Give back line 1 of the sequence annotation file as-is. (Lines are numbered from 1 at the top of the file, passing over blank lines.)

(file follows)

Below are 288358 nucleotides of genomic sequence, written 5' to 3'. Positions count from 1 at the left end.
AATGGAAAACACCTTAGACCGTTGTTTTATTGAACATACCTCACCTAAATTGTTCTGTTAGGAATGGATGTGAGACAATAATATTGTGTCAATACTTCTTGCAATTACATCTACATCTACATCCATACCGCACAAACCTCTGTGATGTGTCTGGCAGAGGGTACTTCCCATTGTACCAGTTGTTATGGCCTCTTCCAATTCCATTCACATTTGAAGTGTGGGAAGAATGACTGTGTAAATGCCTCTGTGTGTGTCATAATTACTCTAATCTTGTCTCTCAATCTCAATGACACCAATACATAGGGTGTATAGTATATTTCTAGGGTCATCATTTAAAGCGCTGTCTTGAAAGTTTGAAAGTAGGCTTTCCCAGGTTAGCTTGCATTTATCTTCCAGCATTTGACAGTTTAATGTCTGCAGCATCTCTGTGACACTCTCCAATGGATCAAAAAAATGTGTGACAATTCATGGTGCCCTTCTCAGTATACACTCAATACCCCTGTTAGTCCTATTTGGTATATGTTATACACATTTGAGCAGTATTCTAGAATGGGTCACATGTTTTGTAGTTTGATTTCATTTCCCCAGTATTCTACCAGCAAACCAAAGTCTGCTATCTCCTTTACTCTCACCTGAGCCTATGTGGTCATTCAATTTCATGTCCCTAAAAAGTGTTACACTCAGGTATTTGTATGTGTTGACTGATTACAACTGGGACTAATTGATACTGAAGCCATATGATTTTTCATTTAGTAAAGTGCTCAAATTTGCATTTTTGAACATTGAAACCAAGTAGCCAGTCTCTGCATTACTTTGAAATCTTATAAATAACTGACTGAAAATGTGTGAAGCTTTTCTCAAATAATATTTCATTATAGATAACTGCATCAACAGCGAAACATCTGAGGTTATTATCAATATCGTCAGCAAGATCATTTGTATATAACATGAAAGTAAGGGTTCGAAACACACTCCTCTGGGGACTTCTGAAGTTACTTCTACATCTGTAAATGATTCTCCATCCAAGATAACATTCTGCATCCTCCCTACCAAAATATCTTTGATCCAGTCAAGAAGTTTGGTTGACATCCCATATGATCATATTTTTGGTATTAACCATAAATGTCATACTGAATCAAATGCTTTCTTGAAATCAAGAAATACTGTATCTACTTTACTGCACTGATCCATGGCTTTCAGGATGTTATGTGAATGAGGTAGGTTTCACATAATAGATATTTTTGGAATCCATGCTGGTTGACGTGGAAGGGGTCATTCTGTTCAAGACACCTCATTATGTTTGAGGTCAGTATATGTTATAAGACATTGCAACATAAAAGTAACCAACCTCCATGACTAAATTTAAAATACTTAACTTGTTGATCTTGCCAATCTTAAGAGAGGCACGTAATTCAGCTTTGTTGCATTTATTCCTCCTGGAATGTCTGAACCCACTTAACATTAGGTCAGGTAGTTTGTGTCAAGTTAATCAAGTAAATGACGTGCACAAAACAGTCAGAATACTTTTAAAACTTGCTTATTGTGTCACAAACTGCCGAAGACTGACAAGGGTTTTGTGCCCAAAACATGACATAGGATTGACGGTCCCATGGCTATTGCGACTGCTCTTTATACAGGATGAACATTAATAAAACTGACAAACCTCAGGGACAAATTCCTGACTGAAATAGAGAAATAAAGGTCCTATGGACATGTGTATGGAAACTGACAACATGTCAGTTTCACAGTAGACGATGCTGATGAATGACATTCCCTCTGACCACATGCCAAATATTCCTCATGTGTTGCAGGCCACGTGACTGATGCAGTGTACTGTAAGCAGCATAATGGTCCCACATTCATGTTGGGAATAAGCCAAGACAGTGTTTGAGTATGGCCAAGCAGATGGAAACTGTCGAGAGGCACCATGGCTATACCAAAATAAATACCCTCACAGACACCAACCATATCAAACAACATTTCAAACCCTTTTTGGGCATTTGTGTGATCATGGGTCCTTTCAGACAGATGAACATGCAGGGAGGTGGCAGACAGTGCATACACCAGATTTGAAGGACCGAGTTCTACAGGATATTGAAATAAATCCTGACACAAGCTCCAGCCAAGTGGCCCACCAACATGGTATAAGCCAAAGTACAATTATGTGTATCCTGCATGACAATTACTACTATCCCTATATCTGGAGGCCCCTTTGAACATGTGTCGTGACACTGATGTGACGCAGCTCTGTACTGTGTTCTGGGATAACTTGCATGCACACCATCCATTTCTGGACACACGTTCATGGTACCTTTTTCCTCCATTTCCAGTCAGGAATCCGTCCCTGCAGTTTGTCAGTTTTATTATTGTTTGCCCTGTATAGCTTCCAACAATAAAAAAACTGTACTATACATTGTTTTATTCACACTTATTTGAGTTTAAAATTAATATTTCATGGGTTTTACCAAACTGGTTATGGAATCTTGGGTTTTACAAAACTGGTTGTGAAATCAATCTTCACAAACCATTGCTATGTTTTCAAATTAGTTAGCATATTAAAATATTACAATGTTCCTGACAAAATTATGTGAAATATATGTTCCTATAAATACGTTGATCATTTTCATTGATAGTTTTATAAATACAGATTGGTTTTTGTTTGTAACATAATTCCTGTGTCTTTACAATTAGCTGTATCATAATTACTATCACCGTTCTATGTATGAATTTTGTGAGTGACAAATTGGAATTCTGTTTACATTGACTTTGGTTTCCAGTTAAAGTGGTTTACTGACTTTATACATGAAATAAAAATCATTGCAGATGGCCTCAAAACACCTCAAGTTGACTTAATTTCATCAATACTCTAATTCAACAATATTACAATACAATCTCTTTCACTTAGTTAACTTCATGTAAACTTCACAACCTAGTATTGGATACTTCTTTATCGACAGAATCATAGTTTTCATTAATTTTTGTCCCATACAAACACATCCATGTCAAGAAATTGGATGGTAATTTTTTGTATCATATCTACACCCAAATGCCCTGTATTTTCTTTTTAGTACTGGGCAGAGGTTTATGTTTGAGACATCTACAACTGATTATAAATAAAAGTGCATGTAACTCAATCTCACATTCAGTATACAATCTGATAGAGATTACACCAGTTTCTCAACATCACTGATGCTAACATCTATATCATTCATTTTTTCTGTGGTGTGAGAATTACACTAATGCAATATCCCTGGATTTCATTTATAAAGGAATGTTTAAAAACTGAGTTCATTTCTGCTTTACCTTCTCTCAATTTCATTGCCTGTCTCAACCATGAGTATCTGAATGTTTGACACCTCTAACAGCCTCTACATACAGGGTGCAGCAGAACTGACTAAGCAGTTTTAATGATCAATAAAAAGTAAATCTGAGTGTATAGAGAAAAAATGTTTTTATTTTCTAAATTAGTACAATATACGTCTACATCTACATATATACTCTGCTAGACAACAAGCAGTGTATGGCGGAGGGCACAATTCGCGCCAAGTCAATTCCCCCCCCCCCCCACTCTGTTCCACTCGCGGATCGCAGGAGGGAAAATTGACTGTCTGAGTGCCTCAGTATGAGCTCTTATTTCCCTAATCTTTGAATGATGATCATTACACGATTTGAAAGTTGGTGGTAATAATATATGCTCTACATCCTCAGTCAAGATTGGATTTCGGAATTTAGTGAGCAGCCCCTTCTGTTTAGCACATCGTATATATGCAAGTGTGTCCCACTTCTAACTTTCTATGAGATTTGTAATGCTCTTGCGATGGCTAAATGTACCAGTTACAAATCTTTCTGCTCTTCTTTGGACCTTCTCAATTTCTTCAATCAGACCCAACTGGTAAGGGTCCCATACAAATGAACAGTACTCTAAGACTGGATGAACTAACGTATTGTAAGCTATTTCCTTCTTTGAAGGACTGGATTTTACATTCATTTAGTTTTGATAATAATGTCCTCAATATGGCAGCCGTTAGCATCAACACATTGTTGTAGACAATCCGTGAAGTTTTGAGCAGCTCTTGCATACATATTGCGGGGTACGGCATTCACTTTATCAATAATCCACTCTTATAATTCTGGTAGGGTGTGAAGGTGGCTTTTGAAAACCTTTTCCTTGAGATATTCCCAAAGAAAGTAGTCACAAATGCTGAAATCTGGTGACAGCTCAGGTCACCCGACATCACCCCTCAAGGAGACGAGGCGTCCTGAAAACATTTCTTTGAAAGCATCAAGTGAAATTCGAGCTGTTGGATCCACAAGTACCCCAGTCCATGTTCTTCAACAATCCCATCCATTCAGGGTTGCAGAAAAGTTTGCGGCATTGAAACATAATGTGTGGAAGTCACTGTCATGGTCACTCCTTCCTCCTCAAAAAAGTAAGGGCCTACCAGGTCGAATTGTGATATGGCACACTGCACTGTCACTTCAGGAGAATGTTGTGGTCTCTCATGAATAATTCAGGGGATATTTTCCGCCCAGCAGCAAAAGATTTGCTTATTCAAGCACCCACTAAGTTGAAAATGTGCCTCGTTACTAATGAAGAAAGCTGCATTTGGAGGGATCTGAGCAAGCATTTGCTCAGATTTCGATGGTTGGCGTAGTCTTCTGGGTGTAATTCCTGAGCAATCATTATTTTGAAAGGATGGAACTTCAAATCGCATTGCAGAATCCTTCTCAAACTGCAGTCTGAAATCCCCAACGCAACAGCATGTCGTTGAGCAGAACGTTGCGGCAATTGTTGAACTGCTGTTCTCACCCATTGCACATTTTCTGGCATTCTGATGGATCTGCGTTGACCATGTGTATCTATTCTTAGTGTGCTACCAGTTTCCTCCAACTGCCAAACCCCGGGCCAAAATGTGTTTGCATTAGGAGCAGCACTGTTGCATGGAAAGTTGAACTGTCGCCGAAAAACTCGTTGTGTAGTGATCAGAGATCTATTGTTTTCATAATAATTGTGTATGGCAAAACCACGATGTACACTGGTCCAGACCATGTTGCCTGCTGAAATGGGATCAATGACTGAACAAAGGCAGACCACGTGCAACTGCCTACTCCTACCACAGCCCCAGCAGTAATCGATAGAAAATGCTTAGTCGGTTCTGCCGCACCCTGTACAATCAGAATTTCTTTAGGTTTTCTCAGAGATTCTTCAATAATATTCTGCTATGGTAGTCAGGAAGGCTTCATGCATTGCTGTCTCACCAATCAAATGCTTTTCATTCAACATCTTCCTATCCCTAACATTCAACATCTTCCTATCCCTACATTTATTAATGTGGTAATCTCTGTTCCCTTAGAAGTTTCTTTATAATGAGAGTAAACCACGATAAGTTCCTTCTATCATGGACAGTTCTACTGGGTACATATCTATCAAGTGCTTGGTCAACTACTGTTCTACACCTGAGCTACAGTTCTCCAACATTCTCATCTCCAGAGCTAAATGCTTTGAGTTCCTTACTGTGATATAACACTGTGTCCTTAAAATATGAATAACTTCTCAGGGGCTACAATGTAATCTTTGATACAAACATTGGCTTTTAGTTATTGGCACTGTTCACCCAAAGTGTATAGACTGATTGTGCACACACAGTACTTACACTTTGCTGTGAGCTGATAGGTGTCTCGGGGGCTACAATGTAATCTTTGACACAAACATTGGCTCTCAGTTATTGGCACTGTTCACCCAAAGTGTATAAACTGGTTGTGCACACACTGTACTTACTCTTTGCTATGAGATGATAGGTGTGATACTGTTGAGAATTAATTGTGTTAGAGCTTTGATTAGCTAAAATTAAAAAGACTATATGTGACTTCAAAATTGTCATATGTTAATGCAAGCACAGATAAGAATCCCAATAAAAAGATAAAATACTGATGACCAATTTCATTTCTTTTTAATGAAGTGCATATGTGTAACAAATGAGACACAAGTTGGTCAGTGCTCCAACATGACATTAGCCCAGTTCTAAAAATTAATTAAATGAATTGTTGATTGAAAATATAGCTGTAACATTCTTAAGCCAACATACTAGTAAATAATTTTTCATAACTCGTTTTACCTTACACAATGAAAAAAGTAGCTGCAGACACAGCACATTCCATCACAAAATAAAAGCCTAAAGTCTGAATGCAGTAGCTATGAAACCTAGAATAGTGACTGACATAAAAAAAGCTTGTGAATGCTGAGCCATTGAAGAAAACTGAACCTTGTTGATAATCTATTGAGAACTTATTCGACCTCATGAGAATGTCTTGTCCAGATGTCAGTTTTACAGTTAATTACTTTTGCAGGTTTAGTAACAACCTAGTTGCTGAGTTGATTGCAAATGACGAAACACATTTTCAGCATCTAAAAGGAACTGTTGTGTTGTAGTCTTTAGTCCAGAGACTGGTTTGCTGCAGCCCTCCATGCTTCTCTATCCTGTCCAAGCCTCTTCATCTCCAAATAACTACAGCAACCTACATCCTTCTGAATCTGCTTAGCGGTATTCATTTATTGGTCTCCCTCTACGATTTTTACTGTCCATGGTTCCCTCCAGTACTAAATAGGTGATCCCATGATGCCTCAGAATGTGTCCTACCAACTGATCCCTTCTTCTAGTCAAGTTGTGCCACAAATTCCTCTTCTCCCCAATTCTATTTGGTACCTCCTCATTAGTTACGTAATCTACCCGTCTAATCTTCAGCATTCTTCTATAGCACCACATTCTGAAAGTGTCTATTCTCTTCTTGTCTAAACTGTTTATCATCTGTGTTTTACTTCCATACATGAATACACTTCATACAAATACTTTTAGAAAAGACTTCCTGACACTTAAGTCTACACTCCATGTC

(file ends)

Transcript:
Below are 288358 nucleotides of genomic sequence, written 5' to 3'. Positions count from 1 at the left end.